Rush Logo Rush Mac Install Instructions
V 103.07b 05/21/16
(C) Copyright 2008, 2016 Seriss Corporation. All rights reserved.
(C) Copyright 1995,2000 Greg Ercolano. All rights reserved.

Mac OSX Install Instructions

   Installing Rush  
  1. Be sure your network meets these prerequisite requirements.

    This is essential to ensure a stable network so Rush can operate reliably.
    It's important machine's hostnames and IP addresses don't change after casual reboots. IP addresses should be consistent through reboots, which a well configured static DNS (or /etc/hosts) configuration provides.

  2. Make sure the machine's hostname is set correctly

    Use either scutil, or on older Macs use a HOSTNAME=xxx entry in the /etc/hostconfig file.

    You want to avoid the 'hostname.local' rendezvous/Bonjour stuff that causes hostname instability (the hostname changes randomly). Setting the hostname in System Preferences > Sharing isn't sufficient; you'll still see the hostname(1) command show inconsistent names like "Fred's Mac" or end in ".local", which is bad.

      Current OSX Releases (OSX 10.8/Mountain Lion, and up)
        In Mountain Lion and up, use the scutil command.
        So if the machine should be called 'tahoe', run this as root:

          scutil --set HostName      "tahoe"
          scutil --set LocalHostName "tahoe"
          scutil --set ComputerName  "tahoe"

        It's best to set all three values to the same name.

        Hostnames can /only/ contain combos of alphanumeric characters and dashes,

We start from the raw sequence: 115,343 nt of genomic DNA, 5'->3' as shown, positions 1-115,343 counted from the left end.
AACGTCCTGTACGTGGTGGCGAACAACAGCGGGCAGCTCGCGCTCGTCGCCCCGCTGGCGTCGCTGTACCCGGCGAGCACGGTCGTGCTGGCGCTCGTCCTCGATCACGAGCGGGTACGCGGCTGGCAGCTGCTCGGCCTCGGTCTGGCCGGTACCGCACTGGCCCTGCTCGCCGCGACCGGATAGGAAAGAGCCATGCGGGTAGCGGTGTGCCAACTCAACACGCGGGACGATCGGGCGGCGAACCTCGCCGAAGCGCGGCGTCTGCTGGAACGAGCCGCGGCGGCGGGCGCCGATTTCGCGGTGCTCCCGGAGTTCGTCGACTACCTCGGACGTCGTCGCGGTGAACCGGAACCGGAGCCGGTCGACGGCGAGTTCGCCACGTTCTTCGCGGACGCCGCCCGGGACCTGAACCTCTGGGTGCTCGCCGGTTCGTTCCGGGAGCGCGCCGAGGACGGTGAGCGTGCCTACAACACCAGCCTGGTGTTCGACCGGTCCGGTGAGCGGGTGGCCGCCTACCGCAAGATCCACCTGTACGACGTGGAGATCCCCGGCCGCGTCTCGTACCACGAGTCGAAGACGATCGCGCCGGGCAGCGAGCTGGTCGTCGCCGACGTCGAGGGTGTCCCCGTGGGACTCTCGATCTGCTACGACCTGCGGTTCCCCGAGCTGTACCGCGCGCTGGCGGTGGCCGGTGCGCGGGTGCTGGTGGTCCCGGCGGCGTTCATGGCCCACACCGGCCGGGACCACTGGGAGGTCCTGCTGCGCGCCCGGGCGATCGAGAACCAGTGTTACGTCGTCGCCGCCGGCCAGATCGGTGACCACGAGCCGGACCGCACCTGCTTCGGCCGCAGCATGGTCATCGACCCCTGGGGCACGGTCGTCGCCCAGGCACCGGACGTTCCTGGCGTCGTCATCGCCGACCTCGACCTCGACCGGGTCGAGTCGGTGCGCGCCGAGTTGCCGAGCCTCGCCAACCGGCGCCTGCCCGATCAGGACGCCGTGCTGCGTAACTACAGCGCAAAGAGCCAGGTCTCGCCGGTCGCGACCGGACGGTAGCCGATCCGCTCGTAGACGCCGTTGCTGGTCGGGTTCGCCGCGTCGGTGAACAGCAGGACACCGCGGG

nothing else. Don't use spaces, underbars, etc. Leave off the domain name
        extension; the right place for the domain name is in the "Search Name".

        After making your changes, reboot.

      Older OSX Releases (OSX 10.7/Lion, and Older)
        On older versions of OSX, add a HOSTNAME=xxx entry in the /etc/hostconfig file instead.
        So for a host called "tahoe", use:


        If the entry doesn't already exist, add it as a new line.
        If there's an existing entry in the file that reads "HOSTNAME=-AUTOMATIC-",
        replace it with the above. Do NOT include dashes around the hostname.

        Be careful when editing /etc/hostconfig:

        • Use an ascii text editor to ensure no font formatting characters get into the file.
        • Don't make typo's! This file is parsed during boot.

        After making your changes, reboot.

  3. Extract the rush tar file.

    Extract the tar file to /usr/local/rush.
    Open a terminal window, and login as root, and extract the tar file as:

      Extracting Rush Tar File
          cd /usr/local
          sudo tar xvfzp /tmp/rush-xxxxx.tar.gz    

    Some notes on extraction:

    • The tar 'p' flag is important!
      It will preserve the permissions needed to make the daemons run properly.

    • If /usr/local doesn't exist, create it first:
      		mkdir -m 755 /usr/local
      		chown 0:0 /usr/local

    • To install Rush on a large network..
      First complete all these install steps you're reading for setting up the first machine, then you can use the Network Install instructions to set up the rest of the network easily by just copying the /usr/local/rush directory to the other machines.

    • Installing rush in locations other than /usr/local/rush is not recommended.
      But if you /really/ must, refer to these instructions.

    • Do *not* install the rush directory completely on an NFS drive.
      Install it in a local directory on each machine. Here is why.

      For cloud configurations, you may want to install Rush on an NFS server. But you'll need to make sure at least the rush/var directory is local. This is because rush read/writes host-specific files to this directory, and assumes the var dir is unique to each machine. So it must be local. All the other rush/* subdirs could be symlinks to the server.

  4. Configure the /usr/local/rush/etc/hosts file.

    It should contain the hostnames of all machines that will be rendering or submitting jobs, in addition to the license server. See Hosts File for a description of this file's format.

  5. Install the license that was emailed to you as /usr/local/rush/etc/license.dat

  6. Security issues and special configurations.